South Saturn Delta (Sony Legacy)
By Brian Arsenault
In the fall of 1967, Cassidy and I walked to the old Armory across from campus to see Jimi Hendrix play an afternoon gig. We were early to get in line for great seats. We had been Experienced.
Hendrix in the afternoon. Strange. But no stranger than that he was performing at a crappy old Armory with the solitary claim to fame that Ali beat Sonny Liston there with an invisible punch a couple years before, when the fight was thrown out of just about everywhere. In a wonderful parallel, Hendrix had been thrown out of the Monkees tour. I still smile thinking of all those pre-teen girls and their Moms waiting for Davy Jones and then hearing the giant electrochord opening to “Foxy Lady.”
That chord was the invisible punch that went right through me sitting in the second row, right in front of Jimi’s amp. Really, right through me and still echoing down through all the decades. To this day I have seen many guitarists who can play like crazy; muscle the guitar or tease it, even hit supersonic speeds or master the old slow hand. But I’ve never seen any guitarist just meld into the instrument like Jimi, as if it was a part of him or he an extension of the instrument.
So I still get excited when something “new” by Jimi is released, even though I know it’s not really new and I have a fear of second class recordings dug up to make up for the fact that Buddy and Jimi and a lot of others are dead and can’t thrill us with new stuff any more.
Yet there can still be great moments in such recordings, from songs lost so long ago or never even released. Such an instant comes about the middle of South Saturn Delta when “The Stars that Play with Laughing Sam’s Dice” just delights with a British Invasion kind of beginning that moves all the way to an acid rock conclusion. The solo in the middle is Jimi at the height of his powers and that is no small matter.
The slightly altered “All Along the Watchtower” soars, of course, but you knew that. The disappointments are there too. When I saw “Little Wing” on the title list I was so pleased. At least three great versions of that song by three different artists are among my favorites of all time. What you get here is a mundane instrumental version which hardly sounds like “Little Wing.”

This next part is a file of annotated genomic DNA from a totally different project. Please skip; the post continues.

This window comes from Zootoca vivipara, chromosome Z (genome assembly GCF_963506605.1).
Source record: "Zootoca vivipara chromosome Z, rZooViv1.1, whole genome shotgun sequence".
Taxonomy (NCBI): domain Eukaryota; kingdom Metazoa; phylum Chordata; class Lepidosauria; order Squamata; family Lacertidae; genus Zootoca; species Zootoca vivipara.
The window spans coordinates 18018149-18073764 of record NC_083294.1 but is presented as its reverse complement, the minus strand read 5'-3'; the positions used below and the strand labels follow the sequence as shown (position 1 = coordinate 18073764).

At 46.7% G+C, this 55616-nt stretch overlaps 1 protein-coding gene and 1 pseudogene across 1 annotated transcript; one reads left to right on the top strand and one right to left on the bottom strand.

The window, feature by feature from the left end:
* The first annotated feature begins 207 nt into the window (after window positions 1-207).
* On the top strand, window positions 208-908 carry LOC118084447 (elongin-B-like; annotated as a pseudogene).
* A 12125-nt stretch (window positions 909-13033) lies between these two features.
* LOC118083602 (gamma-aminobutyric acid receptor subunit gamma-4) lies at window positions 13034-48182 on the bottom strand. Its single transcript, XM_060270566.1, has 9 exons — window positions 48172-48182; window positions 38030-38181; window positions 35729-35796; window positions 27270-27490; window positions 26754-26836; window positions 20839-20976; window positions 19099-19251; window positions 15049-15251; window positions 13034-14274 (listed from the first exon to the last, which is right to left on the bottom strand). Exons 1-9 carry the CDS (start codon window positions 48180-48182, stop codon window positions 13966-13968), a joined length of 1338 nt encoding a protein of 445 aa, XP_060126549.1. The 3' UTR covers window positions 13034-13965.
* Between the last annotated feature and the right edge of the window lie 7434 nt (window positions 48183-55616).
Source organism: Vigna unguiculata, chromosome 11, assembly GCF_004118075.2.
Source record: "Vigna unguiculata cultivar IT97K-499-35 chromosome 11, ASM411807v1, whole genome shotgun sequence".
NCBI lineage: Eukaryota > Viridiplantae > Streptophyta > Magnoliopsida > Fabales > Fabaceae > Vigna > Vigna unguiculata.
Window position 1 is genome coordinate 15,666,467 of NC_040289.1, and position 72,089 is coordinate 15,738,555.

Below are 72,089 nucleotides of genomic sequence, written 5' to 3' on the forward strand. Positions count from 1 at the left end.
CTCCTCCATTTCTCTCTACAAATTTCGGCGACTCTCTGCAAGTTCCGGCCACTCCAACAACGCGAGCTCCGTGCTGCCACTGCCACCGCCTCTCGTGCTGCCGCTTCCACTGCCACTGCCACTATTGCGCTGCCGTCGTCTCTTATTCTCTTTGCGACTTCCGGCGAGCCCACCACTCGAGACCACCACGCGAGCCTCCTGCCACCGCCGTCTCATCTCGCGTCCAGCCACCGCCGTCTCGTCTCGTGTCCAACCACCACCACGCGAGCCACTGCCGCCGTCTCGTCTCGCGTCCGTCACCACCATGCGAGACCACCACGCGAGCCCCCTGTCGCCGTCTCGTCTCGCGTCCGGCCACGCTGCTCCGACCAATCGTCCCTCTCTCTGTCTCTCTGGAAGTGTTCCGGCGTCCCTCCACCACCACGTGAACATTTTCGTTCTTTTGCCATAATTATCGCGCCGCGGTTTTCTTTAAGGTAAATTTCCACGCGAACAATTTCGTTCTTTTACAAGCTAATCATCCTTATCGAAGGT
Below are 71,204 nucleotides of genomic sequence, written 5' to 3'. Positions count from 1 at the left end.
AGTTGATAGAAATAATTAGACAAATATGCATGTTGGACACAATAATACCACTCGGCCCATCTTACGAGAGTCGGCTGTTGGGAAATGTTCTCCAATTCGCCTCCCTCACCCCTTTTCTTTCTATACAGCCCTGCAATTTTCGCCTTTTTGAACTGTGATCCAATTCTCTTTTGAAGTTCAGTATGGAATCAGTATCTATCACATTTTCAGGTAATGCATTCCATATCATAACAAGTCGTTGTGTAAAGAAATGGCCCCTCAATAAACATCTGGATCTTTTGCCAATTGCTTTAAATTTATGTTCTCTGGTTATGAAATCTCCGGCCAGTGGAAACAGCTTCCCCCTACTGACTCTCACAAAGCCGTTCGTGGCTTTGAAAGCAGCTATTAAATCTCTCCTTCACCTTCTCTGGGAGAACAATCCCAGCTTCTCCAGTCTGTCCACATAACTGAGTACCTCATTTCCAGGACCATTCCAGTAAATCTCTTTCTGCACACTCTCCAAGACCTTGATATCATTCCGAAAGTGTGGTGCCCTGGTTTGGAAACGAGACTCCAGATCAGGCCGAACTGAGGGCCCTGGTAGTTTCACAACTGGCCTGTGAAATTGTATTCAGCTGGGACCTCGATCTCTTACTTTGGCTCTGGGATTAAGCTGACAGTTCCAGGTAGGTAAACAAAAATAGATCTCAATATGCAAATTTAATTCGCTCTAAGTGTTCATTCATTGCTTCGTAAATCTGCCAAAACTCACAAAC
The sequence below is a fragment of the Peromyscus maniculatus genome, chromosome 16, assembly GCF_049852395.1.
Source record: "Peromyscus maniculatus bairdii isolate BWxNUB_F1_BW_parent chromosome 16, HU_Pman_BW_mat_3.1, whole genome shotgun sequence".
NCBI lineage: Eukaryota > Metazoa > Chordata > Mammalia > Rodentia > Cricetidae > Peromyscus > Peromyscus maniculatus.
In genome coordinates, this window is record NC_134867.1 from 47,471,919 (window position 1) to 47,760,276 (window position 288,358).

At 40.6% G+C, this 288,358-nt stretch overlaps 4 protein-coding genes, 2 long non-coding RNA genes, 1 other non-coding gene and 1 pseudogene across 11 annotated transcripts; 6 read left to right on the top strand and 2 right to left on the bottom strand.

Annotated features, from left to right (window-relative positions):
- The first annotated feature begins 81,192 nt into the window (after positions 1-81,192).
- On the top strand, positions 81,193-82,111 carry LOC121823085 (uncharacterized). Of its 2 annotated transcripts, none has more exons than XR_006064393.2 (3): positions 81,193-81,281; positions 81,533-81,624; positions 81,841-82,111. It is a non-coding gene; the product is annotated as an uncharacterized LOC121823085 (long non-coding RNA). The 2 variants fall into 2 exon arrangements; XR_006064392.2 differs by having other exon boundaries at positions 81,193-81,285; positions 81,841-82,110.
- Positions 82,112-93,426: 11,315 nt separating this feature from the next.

In fact, for my taste, there are too many instrumental songs on the CD — a reissue of the 1997 compilation with the same title. Not that Jimi can’t pull it off, but his greatness lies I think in that distinctive voice coming in over the top of some great riff and just blowing you away. The title track in fact is a “jazzy” instrumental which I sincerely hope wasn’t some half assed attempt to say, “Oh look, Jimi could play jazz too.” As if he needed that imprimatur to give him legitimacy. The horns are okay but who listens to Jimi for horns. For musicologists only.
“Power of Soul” is worse. It’s actually boring and that’s a hard thing to manage when Jimi plays. “Midnight” is a decent instrumental track, but again I ache for Jimi to cut in with a vocal like only he and maybe Clapton can match with their guitar work. Speaking of Clapton, I was struck in several places on this CD — as I often have been over the years — that Mitch Mitchell and Noel Redding could often keep up with Jimi. But let’s face it, he carried his rhythm section, unlike Cream where Ginger Baker and Jack Bruce could often lift Eric to new heights.
If you get a little discouraged during the early parts of the CD, hang in there. The final third is the best part. “Sweet Angel” is indeed sweet, soft, even lovely in the same spirit as “The Wind Cries Mary,” the guitar work clear and rippling, like water flowing in a mountain stream. “Bleeding Heart” is wonderful rock based on Jimi’s roots in the blues — you know what I mean. And “Pali Gap” is the best of the album’s instrumental tracks played with a restraint not so common in Jimi’s work.
In “Drifter’s Escape,” Jimi does his uniqe version of the plaintive quality of some Dylan’s best lyrics. Who would have thunk it?
And the album concludes with “Midnight Lightning,” just Jimi’s guitar and that gypsy voice. It was enough, but I wish there could have been more.